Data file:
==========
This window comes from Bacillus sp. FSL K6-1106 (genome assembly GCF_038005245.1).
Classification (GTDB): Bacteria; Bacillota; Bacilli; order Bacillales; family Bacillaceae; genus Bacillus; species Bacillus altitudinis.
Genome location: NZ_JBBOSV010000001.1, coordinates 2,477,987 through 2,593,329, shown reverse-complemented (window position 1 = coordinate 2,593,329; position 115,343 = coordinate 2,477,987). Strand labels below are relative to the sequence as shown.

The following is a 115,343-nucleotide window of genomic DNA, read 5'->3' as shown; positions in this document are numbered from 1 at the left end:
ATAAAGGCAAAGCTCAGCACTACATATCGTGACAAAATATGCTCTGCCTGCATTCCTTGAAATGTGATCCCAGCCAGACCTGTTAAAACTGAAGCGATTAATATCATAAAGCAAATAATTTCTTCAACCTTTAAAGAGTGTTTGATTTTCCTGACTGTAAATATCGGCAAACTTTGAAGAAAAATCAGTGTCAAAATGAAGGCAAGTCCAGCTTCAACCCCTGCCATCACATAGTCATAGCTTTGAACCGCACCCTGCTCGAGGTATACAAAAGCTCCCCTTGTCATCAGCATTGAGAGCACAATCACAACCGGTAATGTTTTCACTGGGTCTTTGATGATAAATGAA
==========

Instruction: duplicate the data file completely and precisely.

This window comes from Bacillus sp. FSL K6-1106 (genome assembly GCF_038005245.1).
Classification (GTDB): Bacteria; Bacillota; Bacilli; order Bacillales; family Bacillaceae; genus Bacillus; species Bacillus altitudinis.
Genome location: NZ_JBBOSV010000001.1, coordinates 2,477,987 through 2,593,329, shown reverse-complemented (window position 1 = coordinate 2,593,329; position 115,343 = coordinate 2,477,987). Strand labels below are relative to the sequence as shown.

The following is a 115,343-nucleotide window of genomic DNA, read 5'->3' as shown; positions in this document are numbered from 1 at the left end:
ATAAAGGCAAAGCTCAGCACTACATATCGTGACAAAATATGCTCTGCCTGCATTCCTTGAAATGTGATCCCAGCCAGACCTGTTAAAACTGAAGCGATTAATATCATAAAGCAAATAATTTCTTCAACCTTTAAAGAGTGTTTGATTTTCCTGACTGTAAATATCGGCAAACTTTGAAGAAAAATCAGTGTCAAAATGAAGGCAAGTCCAGCTTCAACCCCTGCCATCACATAGTCATAGCTTTGAACCGCACCCTGCTCGAGGTATACAAAAGCTCCCCTTGTCATCAGCATTGAGAGCACAATCACAACCGGTAATGTTTTCACTGGGTCTTTGATGATAAATGAA